In these testes they clearly say... right there on the bottom in fine print that the security patchs may have been applied or not. They don't even say one way or the other. Which right off the top is shady. Makes me question their claim. I would say they are completely not lying at all... there really is likely an 18% increase when measured against the previous generation with all security turned on. (moving the mitigations to hardware would account for the majority of that number)

Its just BS PR.... as the previous generation is 16% faster on average with mitigations off. (which they where on day one of those chips sales)
You and others have been claiming Intel used these insecure pathways to be able to make their processors fast. Securing said pathways means speed must be made up elsewhere in order to actually be faster. If Intel had found a way to make the pathways secure without performance penalties, they would have done so already, like they did on the latest steppings for the Hyperthreading-based attacks.
 

IdiotInCharge

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If Intel had found a way to make the pathways secure without performance penalties, they would have done so already
Seriously, they've been using the same uarch for over half a decade. Already done so?

Ice Lake is their first new uarch, and as they've known about these vulnerabilities for years, they've had time to work fixes into hardware. Their 10nm rollout may be a shitshow- and it may never really happen in earnest- but that doesn't mean they stopped designing CPUs or working on related technologies including security.
 

chithanh

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If they've been working on the 'mitigations' since Skylake, why wouldn't they be in Ice Lake and thus Sunny Cove?
The situation is complicated. Since the Zombieload/RDS class of vulnerabilities was revealed, this situation became even more complicated, as Meltdown hardware mitigations caused some perturbation here (fixed some, made others even worse).

Newer Intel CPUs with partial hardware mitigations suffer from performance losses not as hard as the older ones. While an older laptop from Broadwell generation sees 18% drop (25% if you disable HT), for newer Cascade Lake chips this can be as low as 4% in server-oriented workloads (where Epyc drops by around 1%). Skylake on desktop sees 16% drop, compared to AMD 3%.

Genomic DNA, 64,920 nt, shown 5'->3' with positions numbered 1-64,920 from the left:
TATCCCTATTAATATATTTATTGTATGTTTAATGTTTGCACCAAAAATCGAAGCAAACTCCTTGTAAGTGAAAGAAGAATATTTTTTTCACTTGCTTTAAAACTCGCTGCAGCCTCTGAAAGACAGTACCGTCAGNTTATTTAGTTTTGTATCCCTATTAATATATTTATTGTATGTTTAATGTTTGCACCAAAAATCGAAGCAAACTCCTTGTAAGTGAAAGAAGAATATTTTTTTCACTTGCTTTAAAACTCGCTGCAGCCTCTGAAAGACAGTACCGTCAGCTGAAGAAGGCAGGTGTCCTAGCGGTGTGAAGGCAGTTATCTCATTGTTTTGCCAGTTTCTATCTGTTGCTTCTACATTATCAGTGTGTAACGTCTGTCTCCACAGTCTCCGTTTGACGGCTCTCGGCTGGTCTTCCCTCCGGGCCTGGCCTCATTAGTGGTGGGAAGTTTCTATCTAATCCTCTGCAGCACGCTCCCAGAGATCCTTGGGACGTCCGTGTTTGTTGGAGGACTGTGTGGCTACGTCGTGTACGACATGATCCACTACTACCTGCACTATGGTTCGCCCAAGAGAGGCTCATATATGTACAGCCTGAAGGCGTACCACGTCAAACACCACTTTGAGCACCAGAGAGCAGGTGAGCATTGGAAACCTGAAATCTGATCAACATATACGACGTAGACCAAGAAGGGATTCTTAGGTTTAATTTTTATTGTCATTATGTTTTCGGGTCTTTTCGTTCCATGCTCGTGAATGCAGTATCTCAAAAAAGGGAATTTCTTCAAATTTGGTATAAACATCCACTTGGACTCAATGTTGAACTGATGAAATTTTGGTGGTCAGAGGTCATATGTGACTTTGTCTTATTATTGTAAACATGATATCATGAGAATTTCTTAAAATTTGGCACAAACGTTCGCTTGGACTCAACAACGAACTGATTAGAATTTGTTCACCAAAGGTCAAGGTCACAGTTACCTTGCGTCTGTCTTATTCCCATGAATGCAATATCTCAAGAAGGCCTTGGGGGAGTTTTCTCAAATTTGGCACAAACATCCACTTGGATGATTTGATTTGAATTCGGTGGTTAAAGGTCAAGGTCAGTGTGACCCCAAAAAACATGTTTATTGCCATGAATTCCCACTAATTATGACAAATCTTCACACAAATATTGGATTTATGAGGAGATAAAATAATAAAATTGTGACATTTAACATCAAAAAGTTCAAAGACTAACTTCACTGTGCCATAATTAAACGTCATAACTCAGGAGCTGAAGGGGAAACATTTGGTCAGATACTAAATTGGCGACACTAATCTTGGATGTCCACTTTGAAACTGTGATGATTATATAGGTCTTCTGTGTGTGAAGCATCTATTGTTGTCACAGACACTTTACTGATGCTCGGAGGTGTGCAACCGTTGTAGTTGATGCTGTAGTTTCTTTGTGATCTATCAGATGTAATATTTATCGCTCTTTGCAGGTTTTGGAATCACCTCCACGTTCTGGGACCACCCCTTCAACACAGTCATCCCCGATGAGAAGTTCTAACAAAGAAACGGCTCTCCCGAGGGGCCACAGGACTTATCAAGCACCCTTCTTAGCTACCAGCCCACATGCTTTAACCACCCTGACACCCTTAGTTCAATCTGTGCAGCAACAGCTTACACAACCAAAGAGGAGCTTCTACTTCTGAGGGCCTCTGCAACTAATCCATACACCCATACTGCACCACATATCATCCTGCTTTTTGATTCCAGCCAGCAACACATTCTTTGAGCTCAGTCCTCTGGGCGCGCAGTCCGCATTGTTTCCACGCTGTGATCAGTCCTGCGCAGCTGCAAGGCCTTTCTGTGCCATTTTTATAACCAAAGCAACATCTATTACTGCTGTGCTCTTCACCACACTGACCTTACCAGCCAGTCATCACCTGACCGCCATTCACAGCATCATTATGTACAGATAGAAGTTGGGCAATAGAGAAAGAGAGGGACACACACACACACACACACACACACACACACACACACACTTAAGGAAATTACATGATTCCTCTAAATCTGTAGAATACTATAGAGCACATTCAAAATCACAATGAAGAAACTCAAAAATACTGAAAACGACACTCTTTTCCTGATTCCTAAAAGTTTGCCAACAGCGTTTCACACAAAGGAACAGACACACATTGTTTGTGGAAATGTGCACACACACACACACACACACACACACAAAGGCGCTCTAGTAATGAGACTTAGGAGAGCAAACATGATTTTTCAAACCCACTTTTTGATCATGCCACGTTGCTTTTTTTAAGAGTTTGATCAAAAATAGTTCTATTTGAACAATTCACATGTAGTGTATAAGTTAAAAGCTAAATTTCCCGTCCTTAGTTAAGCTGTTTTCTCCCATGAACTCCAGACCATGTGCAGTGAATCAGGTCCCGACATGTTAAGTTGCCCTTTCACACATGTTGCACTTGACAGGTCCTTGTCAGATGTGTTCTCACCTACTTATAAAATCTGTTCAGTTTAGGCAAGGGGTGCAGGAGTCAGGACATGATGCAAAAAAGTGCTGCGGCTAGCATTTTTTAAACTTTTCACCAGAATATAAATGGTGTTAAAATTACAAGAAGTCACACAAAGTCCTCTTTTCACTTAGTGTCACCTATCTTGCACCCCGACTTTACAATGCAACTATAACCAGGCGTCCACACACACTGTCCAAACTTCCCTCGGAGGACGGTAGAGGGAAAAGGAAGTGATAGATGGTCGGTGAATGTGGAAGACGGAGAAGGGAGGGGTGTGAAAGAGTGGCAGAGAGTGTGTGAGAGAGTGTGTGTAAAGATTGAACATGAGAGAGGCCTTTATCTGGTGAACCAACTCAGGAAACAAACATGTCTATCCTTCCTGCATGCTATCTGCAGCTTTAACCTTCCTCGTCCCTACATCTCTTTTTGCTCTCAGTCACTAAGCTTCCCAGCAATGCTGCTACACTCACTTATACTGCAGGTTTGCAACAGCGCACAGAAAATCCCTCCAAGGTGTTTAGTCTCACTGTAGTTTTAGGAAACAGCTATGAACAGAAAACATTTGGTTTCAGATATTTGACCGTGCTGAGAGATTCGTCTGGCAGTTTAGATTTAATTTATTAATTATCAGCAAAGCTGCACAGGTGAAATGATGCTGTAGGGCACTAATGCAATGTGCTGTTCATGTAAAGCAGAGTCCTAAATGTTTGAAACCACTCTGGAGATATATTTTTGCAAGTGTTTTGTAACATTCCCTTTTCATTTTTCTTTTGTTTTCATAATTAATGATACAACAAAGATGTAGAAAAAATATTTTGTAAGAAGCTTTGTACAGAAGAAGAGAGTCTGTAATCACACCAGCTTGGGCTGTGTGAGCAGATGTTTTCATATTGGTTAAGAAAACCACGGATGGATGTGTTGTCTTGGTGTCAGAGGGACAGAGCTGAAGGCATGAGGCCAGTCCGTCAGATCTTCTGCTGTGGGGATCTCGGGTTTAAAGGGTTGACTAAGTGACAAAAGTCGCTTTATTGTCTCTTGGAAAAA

But this means:
A large part of the performance increase could come just from fixing hardware security flaws (making fewer operating system mitigations necessary), and not from architectural improvements. How much exactly we do not know, because Intel hides this behind:
*may not reflect all publicly available security updates*
 

IdiotInCharge

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But this means:
A large part of the performance increase could come just from fixing hardware security flaws (making fewer operating system mitigations necessary), and not from architectural improvements. How much exactly we do not know, because Intel hides this behind:
I can't disagree. Their inspecificity has created the vacuum.

So it does depend on the points of comparison.

Ice Lake vs. Skylake both pre-patch? Both post?

The comparison I'd want to see is Skylake pre-patch vs. Ice Lake post-patch, as they'd both be used in their time.
 

ChadD

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I haven't chimed in on this yet, since it's obvious that Intel is being inspecific- but it's important to note that they're saying 'at the time'. More and more extreme hacks are being found on a regular basis (nearly all of them operationally unexploitable, for now), so a disclaimer saying basically that they benchmarked against what was current at the time but may not be everything, does make sense.

Of course, if they're not providing detailed specifics, their numbers can't be checked until Sunny Cover parts are available to reviewers- and I should repeat that even that is going to be tough given the platform.

I realize that most in this thread are more interested in the Ice Lake cores on the Sunny Cove SoCs than Sunny Cove itself. I get that. Unfortunately we're all going to have to wait for that, and in the meanwhile, Sunny Cove is actually pretty interesting on its own.
That is fair there is always a legal dance to play.